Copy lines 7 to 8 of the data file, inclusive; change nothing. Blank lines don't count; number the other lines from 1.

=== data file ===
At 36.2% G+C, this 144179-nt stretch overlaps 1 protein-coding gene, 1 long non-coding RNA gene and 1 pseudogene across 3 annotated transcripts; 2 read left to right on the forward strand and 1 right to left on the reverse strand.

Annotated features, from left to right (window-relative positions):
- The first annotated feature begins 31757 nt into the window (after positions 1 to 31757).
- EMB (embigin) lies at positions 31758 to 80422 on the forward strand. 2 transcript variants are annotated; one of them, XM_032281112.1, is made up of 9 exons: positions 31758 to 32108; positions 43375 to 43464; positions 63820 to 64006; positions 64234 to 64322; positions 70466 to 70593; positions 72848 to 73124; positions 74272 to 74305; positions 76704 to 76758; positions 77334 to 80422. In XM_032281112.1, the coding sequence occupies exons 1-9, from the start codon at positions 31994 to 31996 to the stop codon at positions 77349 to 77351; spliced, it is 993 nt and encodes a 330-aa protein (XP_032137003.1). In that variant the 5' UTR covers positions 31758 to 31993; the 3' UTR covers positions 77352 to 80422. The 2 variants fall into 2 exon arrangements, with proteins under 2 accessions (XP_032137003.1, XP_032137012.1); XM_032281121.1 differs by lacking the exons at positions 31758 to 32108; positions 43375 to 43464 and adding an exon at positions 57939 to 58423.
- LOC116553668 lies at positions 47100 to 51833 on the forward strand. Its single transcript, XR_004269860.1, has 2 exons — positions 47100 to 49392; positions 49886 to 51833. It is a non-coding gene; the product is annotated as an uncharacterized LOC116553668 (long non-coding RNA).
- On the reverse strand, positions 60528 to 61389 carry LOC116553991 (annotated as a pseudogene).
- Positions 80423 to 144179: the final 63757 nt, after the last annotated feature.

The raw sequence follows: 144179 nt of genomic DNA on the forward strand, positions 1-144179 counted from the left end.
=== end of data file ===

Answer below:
- Positions 80423 to 144179: the final 63757 nt, after the last annotated feature.

The raw sequence follows: 144179 nt of genomic DNA on the forward strand, positions 1-144179 counted from the left end.